Pop Goes The Olympics

GRAMMY winners Gloria Estefan, Giorgio Moroder and Muse are some of the artists who have composed music for the Olympics
  • Photo: Michael Caulfield/WireImage.com
    Muse's Matthew Bellamy
  • Photo: Michael Ochs Archives/Getty Images
    Giorgio Moroder
  • Photo: Paul Natkin/WireImage.com
    Christopher Cross
  • Photo: Paul Morigi/WireImage.com
    John Williams
  • Photo: Mick Hudson/Redferns
    Björk
  • Photo: Ray Kilpatrick/Redferns
    Gloria Estefan
July 26, 2012 -- 4:42 pm PDT
By Bruce Britt / GRAMMY.com

Music and the Olympics have gone hand in hand for decades, dating back to the birth of the modern Olympics in 1896 in Athens, Greece. Since then, organizing committees have commissioned classical figures to compose themes for the summer games, including Richard Strauss, who composed "Olympische Hymne" for the 1936 Summer Olympics in Berlin, and John Williams' "The Olympic Spirit," which the 21-time GRAMMY winner composed for the 1988 Summer Olympics in Seoul, South Korea. More recently, organizers have turned to contemporary artists to create music for the summer games, including GRAMMY winners Muse, who were chosen as one of five artists to compose a song for the 2012 Summer Olympics as part of London's Rock the Games initiative.

Expressing their excitement over being chosen to compose a song for this year's Olympics, Muse explains they composed "Survival" with the competitions in mind. "It's about total conviction and pure determination to win," the band states on their website. "Survival," which will be played throughout the Olympics, including when athletes enter the stadium, leading up to the medal ceremony and throughout international television coverage, joins a growing inventory of official Olympics themes through the years, including songs by GRAMMY-winning artists such as Bryan Adams, Björk, Christopher Cross, Sarah McLachlan, Giorgio Moroder, and the late Freddie Mercury of GRAMMY-nominated rock band Queen.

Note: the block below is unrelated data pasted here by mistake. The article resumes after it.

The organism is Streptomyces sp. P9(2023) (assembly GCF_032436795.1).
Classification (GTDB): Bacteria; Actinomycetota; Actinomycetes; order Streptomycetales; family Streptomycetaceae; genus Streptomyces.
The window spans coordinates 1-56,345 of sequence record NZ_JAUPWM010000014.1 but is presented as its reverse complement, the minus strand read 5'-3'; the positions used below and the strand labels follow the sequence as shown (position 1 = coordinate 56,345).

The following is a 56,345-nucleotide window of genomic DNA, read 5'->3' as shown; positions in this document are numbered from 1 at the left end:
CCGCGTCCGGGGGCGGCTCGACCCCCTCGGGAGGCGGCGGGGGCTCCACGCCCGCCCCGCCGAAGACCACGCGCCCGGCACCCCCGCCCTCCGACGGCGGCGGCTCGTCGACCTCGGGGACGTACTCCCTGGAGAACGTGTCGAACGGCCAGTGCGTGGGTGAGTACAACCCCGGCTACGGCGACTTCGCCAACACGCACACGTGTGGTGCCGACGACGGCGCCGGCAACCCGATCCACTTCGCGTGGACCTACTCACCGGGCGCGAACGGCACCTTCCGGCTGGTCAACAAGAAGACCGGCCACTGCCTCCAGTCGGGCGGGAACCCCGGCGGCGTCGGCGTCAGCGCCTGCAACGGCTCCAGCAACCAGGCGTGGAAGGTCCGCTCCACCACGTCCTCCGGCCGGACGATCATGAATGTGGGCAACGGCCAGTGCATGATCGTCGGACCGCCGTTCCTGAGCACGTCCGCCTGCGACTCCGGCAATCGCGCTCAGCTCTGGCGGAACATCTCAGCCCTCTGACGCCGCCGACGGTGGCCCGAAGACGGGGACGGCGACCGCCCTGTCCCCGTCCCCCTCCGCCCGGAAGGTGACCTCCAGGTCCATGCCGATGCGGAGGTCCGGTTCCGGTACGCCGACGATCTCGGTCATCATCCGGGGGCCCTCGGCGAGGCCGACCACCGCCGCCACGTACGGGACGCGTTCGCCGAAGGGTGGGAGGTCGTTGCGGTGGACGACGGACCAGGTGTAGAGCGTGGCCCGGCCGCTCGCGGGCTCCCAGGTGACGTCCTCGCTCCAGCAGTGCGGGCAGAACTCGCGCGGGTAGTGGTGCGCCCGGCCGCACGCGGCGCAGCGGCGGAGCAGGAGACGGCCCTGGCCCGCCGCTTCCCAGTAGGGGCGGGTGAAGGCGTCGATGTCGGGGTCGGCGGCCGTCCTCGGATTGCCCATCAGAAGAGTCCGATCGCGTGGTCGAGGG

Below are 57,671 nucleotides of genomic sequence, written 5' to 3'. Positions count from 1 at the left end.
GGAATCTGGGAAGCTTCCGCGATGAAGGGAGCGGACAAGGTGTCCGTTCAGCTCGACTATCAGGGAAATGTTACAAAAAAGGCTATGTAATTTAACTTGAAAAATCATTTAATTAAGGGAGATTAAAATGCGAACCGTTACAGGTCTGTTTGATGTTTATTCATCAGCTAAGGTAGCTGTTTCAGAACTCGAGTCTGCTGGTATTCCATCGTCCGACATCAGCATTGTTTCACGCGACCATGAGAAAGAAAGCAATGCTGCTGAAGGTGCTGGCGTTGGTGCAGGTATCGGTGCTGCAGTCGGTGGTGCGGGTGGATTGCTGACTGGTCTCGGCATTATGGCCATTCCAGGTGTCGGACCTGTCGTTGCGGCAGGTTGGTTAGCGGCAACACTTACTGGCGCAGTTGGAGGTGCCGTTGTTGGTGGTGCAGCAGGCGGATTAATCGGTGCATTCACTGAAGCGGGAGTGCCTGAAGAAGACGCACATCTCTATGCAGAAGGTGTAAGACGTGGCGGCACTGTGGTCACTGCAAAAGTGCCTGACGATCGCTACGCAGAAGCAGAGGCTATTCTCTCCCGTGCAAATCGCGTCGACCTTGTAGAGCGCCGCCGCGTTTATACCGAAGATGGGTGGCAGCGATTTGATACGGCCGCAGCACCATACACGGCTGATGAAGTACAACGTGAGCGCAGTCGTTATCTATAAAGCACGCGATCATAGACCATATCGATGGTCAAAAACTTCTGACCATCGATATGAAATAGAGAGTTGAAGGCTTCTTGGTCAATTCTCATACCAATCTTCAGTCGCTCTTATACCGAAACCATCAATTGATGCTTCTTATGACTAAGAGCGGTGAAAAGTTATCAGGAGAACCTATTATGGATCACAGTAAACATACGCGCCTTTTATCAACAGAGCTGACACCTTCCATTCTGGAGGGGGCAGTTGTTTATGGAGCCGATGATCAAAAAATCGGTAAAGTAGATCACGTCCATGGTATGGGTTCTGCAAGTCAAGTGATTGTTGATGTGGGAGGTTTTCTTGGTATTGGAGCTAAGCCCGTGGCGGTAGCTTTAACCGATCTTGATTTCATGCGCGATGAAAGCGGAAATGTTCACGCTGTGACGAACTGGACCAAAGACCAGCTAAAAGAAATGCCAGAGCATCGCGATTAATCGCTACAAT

Though it's most widely accepted that the Olympics were first established in ancient Greece in approximately 776 B.C., the games as they are known today were launched in 1894 when Baron Pierre de Coubertin founded the International Olympic Committee. Judging from statements he made during the committee's launch, it's clear that he viewed music as an essential part of the games. "Fashions have undergone many changes over two thousand years," he wrote, "but music has remained the factor which best conveys the emotion in a crowd and which best accompanies the amplitude of a great spectacle."

When then-Major League Baseball Commissioner Peter Ueberroth was hired to orchestrate the 1984 Summer Olympics in Los Angeles, he worked diligently to modernize the games and commissioned disco pioneer Moroder to compose the official theme, "Reach Out," while Cross contributed "A Chance For Heaven (Swimming Theme)." Four years later, a then-newcomer named Whitney Houston performed Albert Hammond's and John Bettis' soaring ballad "One Moment In Time" for the 1988 Summer Olympics in Seoul, South Korea. "Barcelona," Mercury's duet with soprano Montserrat Caballé, was featured in the 1992 Summer Olympics in Spain. GRAMMY- and Latin GRAMMY-winning pop songstress Gloria Estefan wrote and recorded "Reach," the official theme for the 1996 Summer Olympics in Atlanta.